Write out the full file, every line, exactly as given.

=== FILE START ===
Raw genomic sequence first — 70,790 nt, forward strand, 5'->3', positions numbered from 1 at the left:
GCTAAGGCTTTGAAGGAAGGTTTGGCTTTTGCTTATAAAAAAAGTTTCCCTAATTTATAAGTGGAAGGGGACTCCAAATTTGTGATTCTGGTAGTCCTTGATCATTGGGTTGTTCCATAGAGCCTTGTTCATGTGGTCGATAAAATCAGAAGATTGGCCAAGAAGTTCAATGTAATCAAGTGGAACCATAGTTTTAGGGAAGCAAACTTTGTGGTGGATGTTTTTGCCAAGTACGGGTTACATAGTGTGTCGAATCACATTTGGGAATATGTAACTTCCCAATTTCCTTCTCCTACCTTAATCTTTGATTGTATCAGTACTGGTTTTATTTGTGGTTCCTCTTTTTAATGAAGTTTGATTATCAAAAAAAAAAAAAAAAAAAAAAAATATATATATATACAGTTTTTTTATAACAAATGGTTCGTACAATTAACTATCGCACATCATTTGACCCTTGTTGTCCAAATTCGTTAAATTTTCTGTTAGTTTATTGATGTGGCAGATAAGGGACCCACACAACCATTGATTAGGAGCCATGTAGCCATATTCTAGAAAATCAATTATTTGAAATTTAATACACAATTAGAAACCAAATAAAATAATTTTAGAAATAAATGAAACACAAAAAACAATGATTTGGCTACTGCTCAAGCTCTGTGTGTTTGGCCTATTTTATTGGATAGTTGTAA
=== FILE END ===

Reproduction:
Raw genomic sequence first — 70,790 nt, forward strand, 5'->3', positions numbered from 1 at the left:
GCTAAGGCTTTGAAGGAAGGTTTGGCTTTTGCTTATAAAAAAAGTTTCCCTAATTTATAAGTGGAAGGGGACTCCAAATTTGTGATTCTGGTAGTCCTTGATCATTGGGTTGTTCCATAGAGCCTTGTTCATGTGGTCGATAAAATCAGAAGATTGGCCAAGAAGTTCAATGTAATCAAGTGGAACCATAGTTTTAGGGAAGCAAACTTTGTGGTGGATGTTTTTGCCAAGTACGGGTTACATAGTGTGTCGAATCACATTTGGGAATATGTAACTTCCCAATTTCCTTCTCCTACCTTAATCTTTGATTGTATCAGTACTGGTTTTATTTGTGGTTCCTCTTTTTAATGAAGTTTGATTATCAAAAAAAAAAAAAAAAAAAAAAAATATATATATATACAGTTTTTTTATAACAAATGGTTCGTACAATTAACTATCGCACATCATTTGACCCTTGTTGTCCAAATTCGTTAAATTTTCTGTTAGTTTATTGATGTGGCAGATAAGGGACCCACACAACCATTGATTAGGAGCCATGTAGCCATATTCTAGAAAATCAATTATTTGAAATTTAATACACAATTAGAAACCAAATAAAATAATTTTAGAAATAAATGAAACACAAAAAACAATGATTTGGCTACTGCTCAAGCTCTGTGTGTTTGGCCTATTTTATTGGATAGTTGTAA